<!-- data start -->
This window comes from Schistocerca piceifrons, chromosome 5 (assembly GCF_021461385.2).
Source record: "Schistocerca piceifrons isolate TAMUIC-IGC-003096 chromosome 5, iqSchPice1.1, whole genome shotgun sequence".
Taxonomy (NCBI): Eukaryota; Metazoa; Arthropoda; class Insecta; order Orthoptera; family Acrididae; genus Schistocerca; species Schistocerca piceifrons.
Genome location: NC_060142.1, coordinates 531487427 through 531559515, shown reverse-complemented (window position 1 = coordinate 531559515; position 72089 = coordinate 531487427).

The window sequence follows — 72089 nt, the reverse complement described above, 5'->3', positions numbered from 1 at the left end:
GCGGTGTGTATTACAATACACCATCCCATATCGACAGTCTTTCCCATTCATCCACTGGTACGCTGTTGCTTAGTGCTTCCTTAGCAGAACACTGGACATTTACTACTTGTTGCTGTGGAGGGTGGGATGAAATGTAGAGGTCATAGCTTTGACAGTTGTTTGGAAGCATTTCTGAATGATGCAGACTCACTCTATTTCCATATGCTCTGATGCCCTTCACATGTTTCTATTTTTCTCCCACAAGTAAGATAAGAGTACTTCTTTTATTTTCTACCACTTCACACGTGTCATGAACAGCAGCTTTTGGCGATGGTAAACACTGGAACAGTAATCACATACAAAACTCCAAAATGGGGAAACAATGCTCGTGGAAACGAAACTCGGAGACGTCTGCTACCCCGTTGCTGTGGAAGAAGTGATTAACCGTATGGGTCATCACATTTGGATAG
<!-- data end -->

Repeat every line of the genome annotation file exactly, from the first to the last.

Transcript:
This window comes from Schistocerca piceifrons, chromosome 5 (assembly GCF_021461385.2).
Source record: "Schistocerca piceifrons isolate TAMUIC-IGC-003096 chromosome 5, iqSchPice1.1, whole genome shotgun sequence".
Taxonomy (NCBI): Eukaryota; Metazoa; Arthropoda; class Insecta; order Orthoptera; family Acrididae; genus Schistocerca; species Schistocerca piceifrons.
Genome location: NC_060142.1, coordinates 531487427 through 531559515, shown reverse-complemented (window position 1 = coordinate 531559515; position 72089 = coordinate 531487427).

The window sequence follows — 72089 nt, the reverse complement described above, 5'->3', positions numbered from 1 at the left end:
GCGGTGTGTATTACAATACACCATCCCATATCGACAGTCTTTCCCATTCATCCACTGGTACGCTGTTGCTTAGTGCTTCCTTAGCAGAACACTGGACATTTACTACTTGTTGCTGTGGAGGGTGGGATGAAATGTAGAGGTCATAGCTTTGACAGTTGTTTGGAAGCATTTCTGAATGATGCAGACTCACTCTATTTCCATATGCTCTGATGCCCTTCACATGTTTCTATTTTTCTCCCACAAGTAAGATAAGAGTACTTCTTTTATTTTCTACCACTTCACACGTGTCATGAACAGCAGCTTTTGGCGATGGTAAACACTGGAACAGTAATCACATACAAAACTCCAAAATGGGGAAACAATGCTCGTGGAAACGAAACTCGGAGACGTCTGCTACCCCGTTGCTGTGGAAGAAGTGATTAACCGTATGGGTCATCACATTTGGATAG